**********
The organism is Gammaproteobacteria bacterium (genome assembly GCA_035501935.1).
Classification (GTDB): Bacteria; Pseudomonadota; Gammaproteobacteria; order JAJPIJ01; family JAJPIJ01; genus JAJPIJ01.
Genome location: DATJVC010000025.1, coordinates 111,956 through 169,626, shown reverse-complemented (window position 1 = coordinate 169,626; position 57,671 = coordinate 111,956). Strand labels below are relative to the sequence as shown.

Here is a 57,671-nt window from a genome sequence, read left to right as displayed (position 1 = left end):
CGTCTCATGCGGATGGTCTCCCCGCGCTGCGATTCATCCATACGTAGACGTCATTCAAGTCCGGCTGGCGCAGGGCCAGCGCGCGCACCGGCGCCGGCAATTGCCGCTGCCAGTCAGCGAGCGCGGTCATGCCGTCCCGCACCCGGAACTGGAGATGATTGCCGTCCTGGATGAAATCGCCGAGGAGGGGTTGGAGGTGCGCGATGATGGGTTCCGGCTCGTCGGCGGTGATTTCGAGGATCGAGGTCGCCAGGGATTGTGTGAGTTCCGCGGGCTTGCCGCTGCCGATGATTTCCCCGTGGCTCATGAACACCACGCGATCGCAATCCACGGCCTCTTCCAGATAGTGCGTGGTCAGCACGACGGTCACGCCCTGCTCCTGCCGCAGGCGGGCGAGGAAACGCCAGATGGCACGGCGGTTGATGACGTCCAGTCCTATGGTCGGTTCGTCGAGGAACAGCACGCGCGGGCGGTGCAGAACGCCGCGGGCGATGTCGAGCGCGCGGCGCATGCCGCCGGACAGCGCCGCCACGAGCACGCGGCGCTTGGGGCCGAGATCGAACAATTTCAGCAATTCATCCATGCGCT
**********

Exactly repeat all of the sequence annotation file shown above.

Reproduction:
The organism is Gammaproteobacteria bacterium (genome assembly GCA_035501935.1).
Classification (GTDB): Bacteria; Pseudomonadota; Gammaproteobacteria; order JAJPIJ01; family JAJPIJ01; genus JAJPIJ01.
Genome location: DATJVC010000025.1, coordinates 111,956 through 169,626, shown reverse-complemented (window position 1 = coordinate 169,626; position 57,671 = coordinate 111,956). Strand labels below are relative to the sequence as shown.

Here is a 57,671-nt window from a genome sequence, read left to right as displayed (position 1 = left end):
CGTCTCATGCGGATGGTCTCCCCGCGCTGCGATTCATCCATACGTAGACGTCATTCAAGTCCGGCTGGCGCAGGGCCAGCGCGCGCACCGGCGCCGGCAATTGCCGCTGCCAGTCAGCGAGCGCGGTCATGCCGTCCCGCACCCGGAACTGGAGATGATTGCCGTCCTGGATGAAATCGCCGAGGAGGGGTTGGAGGTGCGCGATGATGGGTTCCGGCTCGTCGGCGGTGATTTCGAGGATCGAGGTCGCCAGGGATTGTGTGAGTTCCGCGGGCTTGCCGCTGCCGATGATTTCCCCGTGGCTCATGAACACCACGCGATCGCAATCCACGGCCTCTTCCAGATAGTGCGTGGTCAGCACGACGGTCACGCCCTGCTCCTGCCGCAGGCGGGCGAGGAAACGCCAGATGGCACGGCGGTTGATGACGTCCAGTCCTATGGTCGGTTCGTCGAGGAACAGCACGCGCGGGCGGTGCAGAACGCCGCGGGCGATGTCGAGCGCGCGGCGCATGCCGCCGGACAGCGCCGCCACGAGCACGCGGCGCTTGGGGCCGAGATCGAACAATTTCAGCAATTCATCCATGCGCT